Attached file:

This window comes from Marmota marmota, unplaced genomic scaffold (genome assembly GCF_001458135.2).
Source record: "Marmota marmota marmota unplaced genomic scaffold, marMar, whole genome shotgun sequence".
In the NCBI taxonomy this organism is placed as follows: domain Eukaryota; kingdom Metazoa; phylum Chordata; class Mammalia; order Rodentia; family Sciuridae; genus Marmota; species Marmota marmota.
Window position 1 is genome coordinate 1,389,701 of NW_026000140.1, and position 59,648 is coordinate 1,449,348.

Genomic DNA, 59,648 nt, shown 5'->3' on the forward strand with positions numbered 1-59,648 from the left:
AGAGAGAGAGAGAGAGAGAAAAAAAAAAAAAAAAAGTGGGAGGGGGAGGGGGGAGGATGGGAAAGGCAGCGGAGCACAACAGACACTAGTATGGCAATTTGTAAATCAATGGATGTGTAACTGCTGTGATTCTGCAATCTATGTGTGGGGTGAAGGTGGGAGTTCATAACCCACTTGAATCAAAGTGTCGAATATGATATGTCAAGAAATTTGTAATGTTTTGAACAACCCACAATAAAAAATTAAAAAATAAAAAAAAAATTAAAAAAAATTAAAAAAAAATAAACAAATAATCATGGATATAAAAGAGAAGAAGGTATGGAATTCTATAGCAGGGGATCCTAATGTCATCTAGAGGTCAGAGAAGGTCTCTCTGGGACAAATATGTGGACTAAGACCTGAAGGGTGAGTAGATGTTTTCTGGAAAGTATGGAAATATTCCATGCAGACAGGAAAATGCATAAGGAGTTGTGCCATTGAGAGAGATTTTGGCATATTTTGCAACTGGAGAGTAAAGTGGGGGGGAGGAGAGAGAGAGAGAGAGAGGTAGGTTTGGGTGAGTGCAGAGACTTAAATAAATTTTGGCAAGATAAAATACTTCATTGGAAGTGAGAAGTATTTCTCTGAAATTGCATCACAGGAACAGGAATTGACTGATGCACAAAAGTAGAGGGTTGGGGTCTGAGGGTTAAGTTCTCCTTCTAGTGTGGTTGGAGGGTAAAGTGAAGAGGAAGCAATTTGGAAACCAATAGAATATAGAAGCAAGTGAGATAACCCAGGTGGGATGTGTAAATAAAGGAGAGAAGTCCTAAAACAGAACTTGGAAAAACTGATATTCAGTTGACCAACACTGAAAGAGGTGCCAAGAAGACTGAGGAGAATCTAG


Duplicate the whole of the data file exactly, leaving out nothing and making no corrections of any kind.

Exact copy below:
This window comes from Marmota marmota, unplaced genomic scaffold (genome assembly GCF_001458135.2).
Source record: "Marmota marmota marmota unplaced genomic scaffold, marMar, whole genome shotgun sequence".
In the NCBI taxonomy this organism is placed as follows: domain Eukaryota; kingdom Metazoa; phylum Chordata; class Mammalia; order Rodentia; family Sciuridae; genus Marmota; species Marmota marmota.
Window position 1 is genome coordinate 1,389,701 of NW_026000140.1, and position 59,648 is coordinate 1,449,348.

Genomic DNA, 59,648 nt, shown 5'->3' on the forward strand with positions numbered 1-59,648 from the left:
AGAGAGAGAGAGAGAGAGAAAAAAAAAAAAAAAAAGTGGGAGGGGGAGGGGGGAGGATGGGAAAGGCAGCGGAGCACAACAGACACTAGTATGGCAATTTGTAAATCAATGGATGTGTAACTGCTGTGATTCTGCAATCTATGTGTGGGGTGAAGGTGGGAGTTCATAACCCACTTGAATCAAAGTGTCGAATATGATATGTCAAGAAATTTGTAATGTTTTGAACAACCCACAATAAAAAATTAAAAAATAAAAAAAAAATTAAAAAAAATTAAAAAAAAATAAACAAATAATCATGGATATAAAAGAGAAGAAGGTATGGAATTCTATAGCAGGGGATCCTAATGTCATCTAGAGGTCAGAGAAGGTCTCTCTGGGACAAATATGTGGACTAAGACCTGAAGGGTGAGTAGATGTTTTCTGGAAAGTATGGAAATATTCCATGCAGACAGGAAAATGCATAAGGAGTTGTGCCATTGAGAGAGATTTTGGCATATTTTGCAACTGGAGAGTAAAGTGGGGGGGAGGAGAGAGAGAGAGAGAGAGGTAGGTTTGGGTGAGTGCAGAGACTTAAATAAATTTTGGCAAGATAAAATACTTCATTGGAAGTGAGAAGTATTTCTCTGAAATTGCATCACAGGAACAGGAATTGACTGATGCACAAAAGTAGAGGGTTGGGGTCTGAGGGTTAAGTTCTCCTTCTAGTGTGGTTGGAGGGTAAAGTGAAGAGGAAGCAATTTGGAAACCAATAGAATATAGAAGCAAGTGAGATAACCCAGGTGGGATGTGTAAATAAAGGAGAGAAGTCCTAAAACAGAACTTGGAAAAACTGATATTCAGTTGACCAACACTGAAAGAGGTGCCAAGAAGACTGAGGAGAATCTAG